Retirement and adaptability

Mo Wang, Lee Thomas Penn

Research output: Chapter in Book/Report/Conference proceedingChapter (Book)Researchpeer-review

Abstract

As life expectancy rises, it becomes more important to understand retirement, as individuals can spend signifi cant portion of their lifetime in retirement. Wheaton and Crimmons (2013) report that the number of people of retirement age (65 and above) increased from 3.1 million Americans in 1900 to 40.2 million Americans in 2010, and this is projected to increase to 88.5 million Americans in 2050. More people have the privilege to retire today than ever before, yet the true psychological complexity of retirement has yet to be fully explored (Shultz and Wang, 2011). Previous researchers have mainly focused on the fi nancial aspects of retirement, and not the psychological aspects, such as the adjustment processes. Some exceptions (e.g., Wang, 2007; Zhan et al., 2009) have found that antecedents such as retirement planning and bridge employment facilitate retirement adjustment. Research also has shown that retirement transition is not a homogenous process but can take multiple forms and go through multiple phases of adjustment, a focus left untouched by the economic and consumption perspective on retirement (Shultz and Wang, 2011).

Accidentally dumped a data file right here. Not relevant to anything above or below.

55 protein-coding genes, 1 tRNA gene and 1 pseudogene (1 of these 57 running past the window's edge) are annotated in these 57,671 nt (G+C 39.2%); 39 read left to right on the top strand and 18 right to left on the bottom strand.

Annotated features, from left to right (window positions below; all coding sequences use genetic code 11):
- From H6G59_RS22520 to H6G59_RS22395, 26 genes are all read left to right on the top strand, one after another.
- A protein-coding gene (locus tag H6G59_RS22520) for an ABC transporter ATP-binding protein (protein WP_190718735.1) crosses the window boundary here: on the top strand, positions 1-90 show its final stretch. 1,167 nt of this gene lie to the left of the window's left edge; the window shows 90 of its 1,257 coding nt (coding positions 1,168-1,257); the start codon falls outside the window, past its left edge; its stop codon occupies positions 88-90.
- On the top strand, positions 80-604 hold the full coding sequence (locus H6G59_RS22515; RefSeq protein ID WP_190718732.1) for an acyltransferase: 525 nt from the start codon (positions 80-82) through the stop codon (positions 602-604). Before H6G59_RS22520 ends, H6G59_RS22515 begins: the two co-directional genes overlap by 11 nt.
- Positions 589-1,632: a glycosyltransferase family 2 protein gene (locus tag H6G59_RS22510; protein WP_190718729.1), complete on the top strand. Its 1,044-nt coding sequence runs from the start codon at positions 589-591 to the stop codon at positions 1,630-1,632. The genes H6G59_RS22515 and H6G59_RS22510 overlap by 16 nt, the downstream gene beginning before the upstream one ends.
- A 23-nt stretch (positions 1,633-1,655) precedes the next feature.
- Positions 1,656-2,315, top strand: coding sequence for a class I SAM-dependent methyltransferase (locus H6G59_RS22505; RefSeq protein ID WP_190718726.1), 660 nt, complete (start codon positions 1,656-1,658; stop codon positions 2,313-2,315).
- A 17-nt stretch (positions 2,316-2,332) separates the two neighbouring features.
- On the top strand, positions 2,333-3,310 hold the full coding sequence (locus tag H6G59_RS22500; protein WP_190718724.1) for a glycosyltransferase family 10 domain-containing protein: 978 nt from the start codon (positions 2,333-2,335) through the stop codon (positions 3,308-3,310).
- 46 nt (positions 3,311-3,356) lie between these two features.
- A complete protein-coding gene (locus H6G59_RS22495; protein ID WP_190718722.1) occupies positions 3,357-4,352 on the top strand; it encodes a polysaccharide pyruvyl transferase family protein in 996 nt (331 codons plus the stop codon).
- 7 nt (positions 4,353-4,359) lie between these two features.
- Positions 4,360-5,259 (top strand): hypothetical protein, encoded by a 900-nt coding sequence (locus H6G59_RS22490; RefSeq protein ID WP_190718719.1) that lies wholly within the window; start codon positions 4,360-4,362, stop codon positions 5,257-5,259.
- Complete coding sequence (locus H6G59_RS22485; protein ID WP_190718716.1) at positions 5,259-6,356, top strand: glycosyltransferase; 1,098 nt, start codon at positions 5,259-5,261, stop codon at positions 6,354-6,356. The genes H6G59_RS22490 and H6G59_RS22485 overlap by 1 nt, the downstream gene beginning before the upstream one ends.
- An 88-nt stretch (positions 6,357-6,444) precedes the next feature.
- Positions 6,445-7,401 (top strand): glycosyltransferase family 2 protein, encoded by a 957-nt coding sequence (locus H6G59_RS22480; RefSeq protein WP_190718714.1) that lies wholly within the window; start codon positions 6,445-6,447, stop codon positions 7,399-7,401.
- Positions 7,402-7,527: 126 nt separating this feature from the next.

Original languageEnglish
Title of host publicationIndividual Adaptability to Changes at Work
Subtitle of host publicationNew Directions in Research
EditorsDavid Chan
Place of PublicationNew York NY USA
PublisherRoutledge
Chapter8
Pages134-155
Number of pages22
Edition1st
ISBN (Electronic)9780203465721
ISBN (Print)9780415832908
DOIs
Publication statusPublished - 2014
Externally publishedYes

Cite this

Wang, M., & Penn, L. T. (2014). Retirement and adaptability. In D. Chan (Ed.), Individual Adaptability to Changes at Work: New Directions in Research (1st ed., pp. 134-155). Routledge. https://doi.org/10.4324/9780203465721-19